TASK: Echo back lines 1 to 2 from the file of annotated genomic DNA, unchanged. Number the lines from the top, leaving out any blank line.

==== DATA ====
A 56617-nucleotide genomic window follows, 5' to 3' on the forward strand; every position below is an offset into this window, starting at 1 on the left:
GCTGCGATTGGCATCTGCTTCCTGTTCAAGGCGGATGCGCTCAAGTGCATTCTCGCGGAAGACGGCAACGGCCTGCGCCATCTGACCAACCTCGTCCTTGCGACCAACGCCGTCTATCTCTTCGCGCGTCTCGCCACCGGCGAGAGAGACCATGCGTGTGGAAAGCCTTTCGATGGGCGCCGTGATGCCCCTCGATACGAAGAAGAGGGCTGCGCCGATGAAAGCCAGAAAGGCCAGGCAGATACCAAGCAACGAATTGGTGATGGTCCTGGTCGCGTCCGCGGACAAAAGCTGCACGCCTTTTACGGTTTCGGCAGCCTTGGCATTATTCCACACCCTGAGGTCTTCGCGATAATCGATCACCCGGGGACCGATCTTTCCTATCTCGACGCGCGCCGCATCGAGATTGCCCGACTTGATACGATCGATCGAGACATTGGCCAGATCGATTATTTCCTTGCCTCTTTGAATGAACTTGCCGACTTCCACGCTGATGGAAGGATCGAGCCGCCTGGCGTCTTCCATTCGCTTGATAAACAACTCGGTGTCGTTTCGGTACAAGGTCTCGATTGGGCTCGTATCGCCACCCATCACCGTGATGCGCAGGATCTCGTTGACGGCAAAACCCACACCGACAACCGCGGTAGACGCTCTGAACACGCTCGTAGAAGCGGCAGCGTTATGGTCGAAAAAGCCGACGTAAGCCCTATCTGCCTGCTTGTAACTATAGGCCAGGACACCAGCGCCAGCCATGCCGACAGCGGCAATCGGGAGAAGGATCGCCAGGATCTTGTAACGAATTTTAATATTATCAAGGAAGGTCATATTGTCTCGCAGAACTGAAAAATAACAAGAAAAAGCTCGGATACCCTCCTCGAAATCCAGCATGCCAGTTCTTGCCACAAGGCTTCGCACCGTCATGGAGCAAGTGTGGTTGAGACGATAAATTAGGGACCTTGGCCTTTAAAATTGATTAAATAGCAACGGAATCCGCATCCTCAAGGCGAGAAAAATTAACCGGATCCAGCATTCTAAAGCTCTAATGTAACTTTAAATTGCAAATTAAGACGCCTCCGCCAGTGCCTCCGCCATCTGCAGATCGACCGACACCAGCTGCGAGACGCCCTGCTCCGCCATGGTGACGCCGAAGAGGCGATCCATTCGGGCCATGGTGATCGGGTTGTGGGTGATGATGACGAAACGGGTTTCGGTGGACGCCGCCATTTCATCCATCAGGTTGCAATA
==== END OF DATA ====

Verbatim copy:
A 56617-nucleotide genomic window follows, 5' to 3' on the forward strand; every position below is an offset into this window, starting at 1 on the left:
GCTGCGATTGGCATCTGCTTCCTGTTCAAGGCGGATGCGCTCAAGTGCATTCTCGCGGAAGACGGCAACGGCCTGCGCCATCTGACCAACCTCGTCCTTGCGACCAACGCCGTCTATCTCTTCGCGCGTCTCGCCACCGGCGAGAGAGACCATGCGTGTGGAAAGCCTTTCGATGGGCGCCGTGATGCCCCTCGATACGAAGAAGAGGGCTGCGCCGATGAAAGCCAGAAAGGCCAGGCAGATACCAAGCAACGAATTGGTGATGGTCCTGGTCGCGTCCGCGGACAAAAGCTGCACGCCTTTTACGGTTTCGGCAGCCTTGGCATTATTCCACACCCTGAGGTCTTCGCGATAATCGATCACCCGGGGACCGATCTTTCCTATCTCGACGCGCGCCGCATCGAGATTGCCCGACTTGATACGATCGATCGAGACATTGGCCAGATCGATTATTTCCTTGCCTCTTTGAATGAACTTGCCGACTTCCACGCTGATGGAAGGATCGAGCCGCCTGGCGTCTTCCATTCGCTTGATAAACAACTCGGTGTCGTTTCGGTACAAGGTCTCGATTGGGCTCGTATCGCCACCCATCACCGTGATGCGCAGGATCTCGTTGACGGCAAAACCCACACCGACAACCGCGGTAGACGCTCTGAACACGCTCGTAGAAGCGGCAGCGTTATGGTCGAAAAAGCCGACGTAAGCCCTATCTGCCTGCTTGTAACTATAGGCCAGGACACCAGCGCCAGCCATGCCGACAGCGGCAATCGGGAGAAGGATCGCCAGGATCTTGTAACGAATTTTAATATTATCAAGGAAGGTCATATTGTCTCGCAGAACTGAAAAATAACAAGAAAAAGCTCGGATACCCTCCTCGAAATCCAGCATGCCAGTTCTTGCCACAAGGCTTCGCACCGTCATGGAGCAAGTGTGGTTGAGACGATAAATTAGGGACCTTGGCCTTTAAAATTGATTAAATAGCAACGGAATCCGCATCCTCAAGGCGAGAAAAATTAACCGGATCCAGCATTCTAAAGCTCTAATGTAACTTTAAATTGCAAATTAAGACGCCTCCGCCAGTGCCTCCGCCATCTGCAGATCGACCGACACCAGCTGCGAGACGCCCTGCTCCGCCATGGTGACGCCGAAGAGGCGATCCATTCGGGCCATGGTGATCGGGTTGTGGGTGATGATGACGAAACGGGTTTCGGTGGACGCCGCCATTTCATCCATCAGGTTGCAATA